“(Participants) will grow food for their own consumption and will have the opportunity (to sell the produce),” Mogtader said. “JFS has market stalls at some of the farmers’ markets…some of their customers were selling handicrafts or things of that nature. So we’re offering the site – what they do with their product is their choice.

In addition to increasing food security in the immigrant community, Owens hopes the garden will lead to other initiatives in the future to improve the physical and mental well-being of immigrants, and she encouraged members of the Ann Arbor and UM community to get involved.

“We want to fight for more than gardening,” Owens said. “We also want to look at mental health, therapy, art and entrepreneurship. There are so many components to this program here…it takes a village to make anything, so the more hands the better.”

Mogtader said he looks forward to working with JFS for the remaining three years of their land contract. He said that Campus Farm will continue to assess the need for the space and provide logistical support to the refugee garden.

“Our role is to collaborate with[Migrant Gardens]provide physical space and provide some technical support on the agricultural side,” Moghtader said. “Also to make sure there is infrastructure there like water and other things needed to grow plants.”

López-Espinosa Mati Botanic Gardens is working to organize logistics for next summer, their first summer working with grant money.

“A lot of what’s going on right now is developing internal structures to figure out which worker supports different aspects of the garden,” López-Espinosa said. “So making sure we’re meeting with our staff this season to make sure we identify who can help, support and come in and what the calendar might be.”

Lopez-Espinosa predicted their partnership with Immigrant Paradise will look different this summer, thanks in large part to a stronger relationship with JFS and improved project organization.

“I believe we’re going to start a customer cluster model, so there will be different groups operating through the agricultural program,” Lopez-Espinosa said. “We’ll have eight weeks for customers to go through. It’s great that at the end of those eight weeks … the customers feel empowered to use the space, to come back and continue harvesting and harvesting all season long.”

Mogtader said the campus farm’s relationship with Owens and JFS fits well with the Matt Botanic Garden’s strategic plan.

The strategic plan states that the mission of Mati Botanic Gardens is to promote partnerships that increase sustainable practices in the natural environment. In the year In a letter released in 2021, Kolenick expanded the mission by better incorporating the local priorities and activities of indigenous communities in the Ann Arbor area and defining goals using the university’s sustainability goals.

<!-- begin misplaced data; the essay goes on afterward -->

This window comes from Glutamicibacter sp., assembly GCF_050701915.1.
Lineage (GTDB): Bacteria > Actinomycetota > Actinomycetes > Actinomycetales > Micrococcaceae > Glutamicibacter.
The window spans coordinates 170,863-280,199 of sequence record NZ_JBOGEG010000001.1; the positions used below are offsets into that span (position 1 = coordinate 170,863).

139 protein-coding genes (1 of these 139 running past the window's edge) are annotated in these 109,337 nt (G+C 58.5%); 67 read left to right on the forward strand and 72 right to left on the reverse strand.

“The MBGNA is committed to achieving equity and justice and will continue to count on itself and the history of living collectives to do so,” the letter read. “This strategic plan is our roadmap for how commitment will turn into action; how MBGNA will continue to examine and combat complicity in systemic injustice; and how we will forge new paths for historically underserved communities in the coming years.”

Owens says she won’t be involved with the project until she enters graduate school, but believes she has started an important conversation about the importance of food access in immigrant communities.

After leaving Immigrant Paradise, Owens said she started another non-profit organization with the goal of alleviating the feeling of aging on the UM campus.

“I’m trying to get a sense of aging here at the University of Michigan,” Owens said. “I am a big, non-traditional student and I ask that my education be fair and that I deserve an education like everyone else.”

Owens said that once she attends graduate school, she wants to address issues facing immigrant communities through a policy lens, and is working to include discussions around legislative changes.

“I firmly believe that the best people to make a difference are the people who will be affected by the change,” Owens said. “So if you’re going to make policies for immigrants, you have to include your constituents. You have to include the stakeholders, you have to include the refugees and ‘what’s in it for you?’ Because they are living it,” he said.

You can find Daily Staff reporter Joshua Nicholson at joshuni@umich.edu.